Newspaper article The Daily Mercury (Mackay, Australia)

Tourists Looking for Old Paris Charm and a Taste of la Vie En Rose Should Head to Belleville, a Largely Overlooked Part of the City and the Birthplace of Edith Piaf. Emma Vandore Reports

Newspaper article The Daily Mercury (Mackay, Australia)

Tourists Looking for Old Paris Charm and a Taste of la Vie En Rose Should Head to Belleville, a Largely Overlooked Part of the City and the Birthplace of Edith Piaf. Emma Vandore Reports

Article excerpt

Byline: Emma Vandore

ONLY five Metro stops away from Paris' town hall, Belleville has retained much of its working-class identity and still bubbles with concert halls, theatres and bars - some in which the famous Edith Piaf once sang.

Add to the mix successive waves of immigrants and young creative types out drinking, eating and carousing, and you get a funky atmosphere similar to New York's East Village.

It offers much for the visitor, not least a panoramic view over Paris that rivals Montmartre - but is blissfully free of peddlers and hawkers. Yet few tourists stray farther than Pere Lachaise cemetery, burial place for celebrities including Oscar Wilde, Jim Morrison and Piaf herself.

Even the success of La Vie en Rose, which won actress Marion Cotillard a best-actress Academy Award and rekindled interest in Piaf's life, isn't drawing the masses to the neighbourhood.

"It's an area that hasn't yet been discovered by tourists," said Sophie Millot, a culture official from Paris' 20th arrondissement, or district, on the east side of the city where much of Belleville lies.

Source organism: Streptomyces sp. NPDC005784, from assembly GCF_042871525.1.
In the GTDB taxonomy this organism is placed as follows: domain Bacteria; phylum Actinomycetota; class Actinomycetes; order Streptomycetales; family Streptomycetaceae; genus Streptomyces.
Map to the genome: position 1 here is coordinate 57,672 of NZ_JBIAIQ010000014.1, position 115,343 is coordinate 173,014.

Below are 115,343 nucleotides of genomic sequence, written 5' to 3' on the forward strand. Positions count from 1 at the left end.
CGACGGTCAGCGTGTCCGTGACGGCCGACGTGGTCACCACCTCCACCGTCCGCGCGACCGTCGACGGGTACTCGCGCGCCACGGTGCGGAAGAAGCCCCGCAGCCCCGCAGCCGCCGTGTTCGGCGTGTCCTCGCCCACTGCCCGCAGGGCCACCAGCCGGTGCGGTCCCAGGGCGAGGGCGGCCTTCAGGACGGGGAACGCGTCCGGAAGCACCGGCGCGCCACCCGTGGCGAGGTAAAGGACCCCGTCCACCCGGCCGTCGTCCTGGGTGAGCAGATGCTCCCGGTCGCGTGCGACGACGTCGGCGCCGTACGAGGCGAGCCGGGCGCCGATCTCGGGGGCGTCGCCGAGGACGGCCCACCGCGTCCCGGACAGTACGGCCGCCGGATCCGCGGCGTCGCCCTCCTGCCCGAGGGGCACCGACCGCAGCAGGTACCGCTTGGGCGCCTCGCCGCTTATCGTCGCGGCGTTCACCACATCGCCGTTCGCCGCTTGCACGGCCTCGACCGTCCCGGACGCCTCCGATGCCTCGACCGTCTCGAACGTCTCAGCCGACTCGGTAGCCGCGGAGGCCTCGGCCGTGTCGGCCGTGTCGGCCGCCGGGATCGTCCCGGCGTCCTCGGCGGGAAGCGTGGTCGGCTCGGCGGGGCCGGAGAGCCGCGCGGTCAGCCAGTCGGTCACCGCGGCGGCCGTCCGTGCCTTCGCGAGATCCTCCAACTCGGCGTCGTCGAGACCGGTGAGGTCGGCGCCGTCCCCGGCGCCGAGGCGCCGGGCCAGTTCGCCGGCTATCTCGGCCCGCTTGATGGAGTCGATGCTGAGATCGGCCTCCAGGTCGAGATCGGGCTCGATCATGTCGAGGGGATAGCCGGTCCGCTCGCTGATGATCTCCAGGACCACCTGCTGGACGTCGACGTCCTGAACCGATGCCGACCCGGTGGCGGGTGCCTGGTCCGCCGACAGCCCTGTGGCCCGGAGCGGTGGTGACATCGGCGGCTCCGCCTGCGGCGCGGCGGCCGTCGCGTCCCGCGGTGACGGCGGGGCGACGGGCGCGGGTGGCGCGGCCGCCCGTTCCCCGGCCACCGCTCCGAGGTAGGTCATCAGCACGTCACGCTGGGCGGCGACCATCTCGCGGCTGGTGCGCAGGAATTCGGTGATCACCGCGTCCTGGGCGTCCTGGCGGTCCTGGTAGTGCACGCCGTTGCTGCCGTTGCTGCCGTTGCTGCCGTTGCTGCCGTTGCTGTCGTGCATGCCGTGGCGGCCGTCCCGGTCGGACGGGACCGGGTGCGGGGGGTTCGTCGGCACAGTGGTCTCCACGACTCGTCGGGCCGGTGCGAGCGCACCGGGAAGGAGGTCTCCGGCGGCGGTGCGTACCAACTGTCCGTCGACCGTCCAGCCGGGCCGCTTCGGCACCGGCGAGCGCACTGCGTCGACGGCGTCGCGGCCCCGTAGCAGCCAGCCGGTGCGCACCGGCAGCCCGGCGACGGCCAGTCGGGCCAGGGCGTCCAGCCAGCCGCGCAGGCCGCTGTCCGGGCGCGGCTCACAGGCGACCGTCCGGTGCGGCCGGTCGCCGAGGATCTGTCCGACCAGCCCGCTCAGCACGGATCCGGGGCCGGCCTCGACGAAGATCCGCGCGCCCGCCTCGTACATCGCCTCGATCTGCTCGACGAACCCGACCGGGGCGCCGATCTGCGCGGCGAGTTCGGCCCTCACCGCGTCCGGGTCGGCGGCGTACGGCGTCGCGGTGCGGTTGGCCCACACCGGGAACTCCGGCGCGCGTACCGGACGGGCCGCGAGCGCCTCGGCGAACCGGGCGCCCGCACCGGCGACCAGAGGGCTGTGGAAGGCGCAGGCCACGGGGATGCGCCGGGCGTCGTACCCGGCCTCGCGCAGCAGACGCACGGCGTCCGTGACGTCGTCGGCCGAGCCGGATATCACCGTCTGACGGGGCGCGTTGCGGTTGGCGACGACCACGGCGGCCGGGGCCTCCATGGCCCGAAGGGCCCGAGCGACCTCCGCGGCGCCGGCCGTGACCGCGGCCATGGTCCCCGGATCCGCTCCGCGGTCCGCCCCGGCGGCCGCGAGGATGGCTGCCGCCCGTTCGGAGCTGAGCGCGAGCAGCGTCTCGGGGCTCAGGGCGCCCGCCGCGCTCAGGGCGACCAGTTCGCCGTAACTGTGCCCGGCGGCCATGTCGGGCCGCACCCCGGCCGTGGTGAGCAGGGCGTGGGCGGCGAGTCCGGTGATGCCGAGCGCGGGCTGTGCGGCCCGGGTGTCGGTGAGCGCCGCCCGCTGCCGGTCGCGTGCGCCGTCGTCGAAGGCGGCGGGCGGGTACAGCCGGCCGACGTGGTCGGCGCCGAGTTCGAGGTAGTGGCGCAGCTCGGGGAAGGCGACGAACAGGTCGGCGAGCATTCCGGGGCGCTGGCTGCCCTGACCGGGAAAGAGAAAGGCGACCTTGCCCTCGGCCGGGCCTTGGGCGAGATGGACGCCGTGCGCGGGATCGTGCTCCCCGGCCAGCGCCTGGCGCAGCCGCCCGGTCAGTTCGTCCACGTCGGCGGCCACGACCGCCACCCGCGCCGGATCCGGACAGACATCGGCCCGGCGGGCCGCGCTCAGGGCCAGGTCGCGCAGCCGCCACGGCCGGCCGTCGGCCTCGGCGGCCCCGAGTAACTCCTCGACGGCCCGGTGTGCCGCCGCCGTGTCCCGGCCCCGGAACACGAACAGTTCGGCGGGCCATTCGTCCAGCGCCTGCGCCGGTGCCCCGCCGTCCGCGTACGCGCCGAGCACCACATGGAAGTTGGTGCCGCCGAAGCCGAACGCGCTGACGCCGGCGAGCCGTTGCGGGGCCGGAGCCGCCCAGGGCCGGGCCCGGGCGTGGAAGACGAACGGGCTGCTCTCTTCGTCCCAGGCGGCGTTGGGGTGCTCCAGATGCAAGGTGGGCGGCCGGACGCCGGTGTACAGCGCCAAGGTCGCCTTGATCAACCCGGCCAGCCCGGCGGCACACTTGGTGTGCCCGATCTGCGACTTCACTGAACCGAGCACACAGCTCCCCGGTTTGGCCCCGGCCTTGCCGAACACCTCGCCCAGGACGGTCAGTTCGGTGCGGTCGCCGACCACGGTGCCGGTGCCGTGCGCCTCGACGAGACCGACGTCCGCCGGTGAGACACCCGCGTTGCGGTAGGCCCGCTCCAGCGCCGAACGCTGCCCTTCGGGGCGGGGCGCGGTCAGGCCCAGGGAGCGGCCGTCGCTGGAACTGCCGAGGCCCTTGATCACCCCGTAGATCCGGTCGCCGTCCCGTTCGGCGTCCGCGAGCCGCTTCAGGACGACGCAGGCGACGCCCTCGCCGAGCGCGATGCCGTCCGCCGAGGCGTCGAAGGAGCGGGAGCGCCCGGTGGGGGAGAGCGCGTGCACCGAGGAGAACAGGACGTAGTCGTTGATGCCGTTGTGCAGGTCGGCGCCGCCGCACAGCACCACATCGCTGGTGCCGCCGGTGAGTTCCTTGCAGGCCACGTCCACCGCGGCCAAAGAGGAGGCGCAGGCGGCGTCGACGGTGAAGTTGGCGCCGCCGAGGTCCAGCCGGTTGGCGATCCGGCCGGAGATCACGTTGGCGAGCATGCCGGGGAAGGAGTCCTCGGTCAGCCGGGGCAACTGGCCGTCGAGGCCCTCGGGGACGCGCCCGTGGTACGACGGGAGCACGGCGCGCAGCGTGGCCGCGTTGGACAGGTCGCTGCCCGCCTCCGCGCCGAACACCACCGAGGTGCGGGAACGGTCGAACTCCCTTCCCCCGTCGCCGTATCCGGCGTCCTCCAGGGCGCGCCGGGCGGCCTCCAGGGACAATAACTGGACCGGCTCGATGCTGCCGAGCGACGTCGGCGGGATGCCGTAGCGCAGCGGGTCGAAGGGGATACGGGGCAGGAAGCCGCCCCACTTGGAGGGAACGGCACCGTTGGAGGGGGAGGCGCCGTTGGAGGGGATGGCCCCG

"At the moment, it's Parisians who are starting to explore."

Since Piaf's time, Belleville has suffered from a bad reputation, cemented by the 1952 film Casque d'Or (Golden Helmet), inspired by the true story of rival bands of Belleville thugs.

Near the site of a violent fight depicted in the film, Cyril Aouizerate, a philosopher-come-nightclub owner, has built a 172-room Philippe Starck-designed hotel called Mamashelter, which opened in September. He says the district is no more dangerous than other parts of Paris.

"People who come here like the cosmopolitan feel," Aouizerate said as he puffed on a cigarette.

Be prepared, though, for scruffier streets than the sparkling avenues and boulevards of central Paris. Once a hilltop village with a "belle vue" or beautiful view of Paris - from which the name is likely derived - Belleville was annexed to Paris in 1860 when city planner Baron Haussmann attempted to quash the locals' rebellious spirit cutting the village down the middle and splitting its administrative centre.

The man responsible for Paris' wide boulevards left the streets of Belleville largely untouched. Crooked roads that still wind their way around plots of land set out in the Middle Ages are part of the district's charm.

According to legend, Piaf was born as Edith Giovanna Gassion on the pavement outside 72 rue de Belleville in the depth of winter - attested to by a plaque outside the door.

Overwhelmed by contractions, her mother, cafe singer Annetta Giovanna Maillard, huddled in the doorway while Piaf's acrobat father went to call for an ambulance. On his way Louis Alphonse Gassion stopped in at various cafes and bars to celebrate, leaving two policemen to help deliver Edith on the footpath.

The reality, however, is more banal. Piaf's birth certificate states that she was born at the Hospital Tenon. …

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